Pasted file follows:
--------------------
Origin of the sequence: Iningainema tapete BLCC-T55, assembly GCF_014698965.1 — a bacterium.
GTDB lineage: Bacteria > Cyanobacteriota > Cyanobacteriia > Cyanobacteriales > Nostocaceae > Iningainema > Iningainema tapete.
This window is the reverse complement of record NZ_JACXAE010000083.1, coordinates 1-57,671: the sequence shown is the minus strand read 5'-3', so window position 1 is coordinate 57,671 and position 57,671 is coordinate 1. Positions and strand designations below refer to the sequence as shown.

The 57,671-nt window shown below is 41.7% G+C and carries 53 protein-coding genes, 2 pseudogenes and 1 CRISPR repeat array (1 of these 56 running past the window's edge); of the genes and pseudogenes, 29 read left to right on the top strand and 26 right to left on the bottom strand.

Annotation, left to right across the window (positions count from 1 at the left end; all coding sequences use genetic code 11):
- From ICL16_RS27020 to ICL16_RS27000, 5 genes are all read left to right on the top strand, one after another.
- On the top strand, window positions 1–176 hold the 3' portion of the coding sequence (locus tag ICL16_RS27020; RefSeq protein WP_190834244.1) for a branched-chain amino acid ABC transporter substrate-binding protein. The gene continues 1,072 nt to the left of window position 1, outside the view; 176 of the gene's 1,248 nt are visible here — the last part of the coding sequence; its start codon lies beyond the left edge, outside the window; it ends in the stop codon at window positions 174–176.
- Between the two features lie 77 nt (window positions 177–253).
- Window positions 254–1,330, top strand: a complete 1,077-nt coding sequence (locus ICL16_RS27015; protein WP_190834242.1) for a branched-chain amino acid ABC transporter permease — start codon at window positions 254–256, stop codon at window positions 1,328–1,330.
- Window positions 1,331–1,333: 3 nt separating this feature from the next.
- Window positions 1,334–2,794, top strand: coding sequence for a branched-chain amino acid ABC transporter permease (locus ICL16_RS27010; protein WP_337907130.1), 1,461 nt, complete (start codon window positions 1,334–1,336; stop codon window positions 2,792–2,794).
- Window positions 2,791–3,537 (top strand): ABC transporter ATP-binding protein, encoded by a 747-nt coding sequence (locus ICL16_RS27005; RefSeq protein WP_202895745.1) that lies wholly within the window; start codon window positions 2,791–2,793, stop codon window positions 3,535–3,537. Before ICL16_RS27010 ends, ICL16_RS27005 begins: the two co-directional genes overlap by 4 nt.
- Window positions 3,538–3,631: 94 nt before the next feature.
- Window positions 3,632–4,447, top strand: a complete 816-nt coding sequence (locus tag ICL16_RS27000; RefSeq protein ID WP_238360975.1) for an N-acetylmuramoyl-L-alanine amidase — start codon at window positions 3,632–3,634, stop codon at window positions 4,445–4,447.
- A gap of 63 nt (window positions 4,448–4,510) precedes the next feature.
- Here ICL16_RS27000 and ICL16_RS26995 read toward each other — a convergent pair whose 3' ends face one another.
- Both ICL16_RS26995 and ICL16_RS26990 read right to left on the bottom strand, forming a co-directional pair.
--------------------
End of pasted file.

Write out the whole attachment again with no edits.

Origin of the sequence: Iningainema tapete BLCC-T55, assembly GCF_014698965.1 — a bacterium.
GTDB lineage: Bacteria > Cyanobacteriota > Cyanobacteriia > Cyanobacteriales > Nostocaceae > Iningainema > Iningainema tapete.
This window is the reverse complement of record NZ_JACXAE010000083.1, coordinates 1-57,671: the sequence shown is the minus strand read 5'-3', so window position 1 is coordinate 57,671 and position 57,671 is coordinate 1. Positions and strand designations below refer to the sequence as shown.

The 57,671-nt window shown below is 41.7% G+C and carries 53 protein-coding genes, 2 pseudogenes and 1 CRISPR repeat array (1 of these 56 running past the window's edge); of the genes and pseudogenes, 29 read left to right on the top strand and 26 right to left on the bottom strand.

Annotation, left to right across the window (positions count from 1 at the left end; all coding sequences use genetic code 11):
- From ICL16_RS27020 to ICL16_RS27000, 5 genes are all read left to right on the top strand, one after another.
- On the top strand, window positions 1–176 hold the 3' portion of the coding sequence (locus tag ICL16_RS27020; RefSeq protein WP_190834244.1) for a branched-chain amino acid ABC transporter substrate-binding protein. The gene continues 1,072 nt to the left of window position 1, outside the view; 176 of the gene's 1,248 nt are visible here — the last part of the coding sequence; its start codon lies beyond the left edge, outside the window; it ends in the stop codon at window positions 174–176.
- Between the two features lie 77 nt (window positions 177–253).
- Window positions 254–1,330, top strand: a complete 1,077-nt coding sequence (locus ICL16_RS27015; protein WP_190834242.1) for a branched-chain amino acid ABC transporter permease — start codon at window positions 254–256, stop codon at window positions 1,328–1,330.
- Window positions 1,331–1,333: 3 nt separating this feature from the next.
- Window positions 1,334–2,794, top strand: coding sequence for a branched-chain amino acid ABC transporter permease (locus ICL16_RS27010; protein WP_337907130.1), 1,461 nt, complete (start codon window positions 1,334–1,336; stop codon window positions 2,792–2,794).
- Window positions 2,791–3,537 (top strand): ABC transporter ATP-binding protein, encoded by a 747-nt coding sequence (locus ICL16_RS27005; RefSeq protein WP_202895745.1) that lies wholly within the window; start codon window positions 2,791–2,793, stop codon window positions 3,535–3,537. Before ICL16_RS27010 ends, ICL16_RS27005 begins: the two co-directional genes overlap by 4 nt.
- Window positions 3,538–3,631: 94 nt before the next feature.
- Window positions 3,632–4,447, top strand: a complete 816-nt coding sequence (locus tag ICL16_RS27000; RefSeq protein ID WP_238360975.1) for an N-acetylmuramoyl-L-alanine amidase — start codon at window positions 3,632–3,634, stop codon at window positions 4,445–4,447.
- A gap of 63 nt (window positions 4,448–4,510) precedes the next feature.
- Here ICL16_RS27000 and ICL16_RS26995 read toward each other — a convergent pair whose 3' ends face one another.
- Both ICL16_RS26995 and ICL16_RS26990 read right to left on the bottom strand, forming a co-directional pair.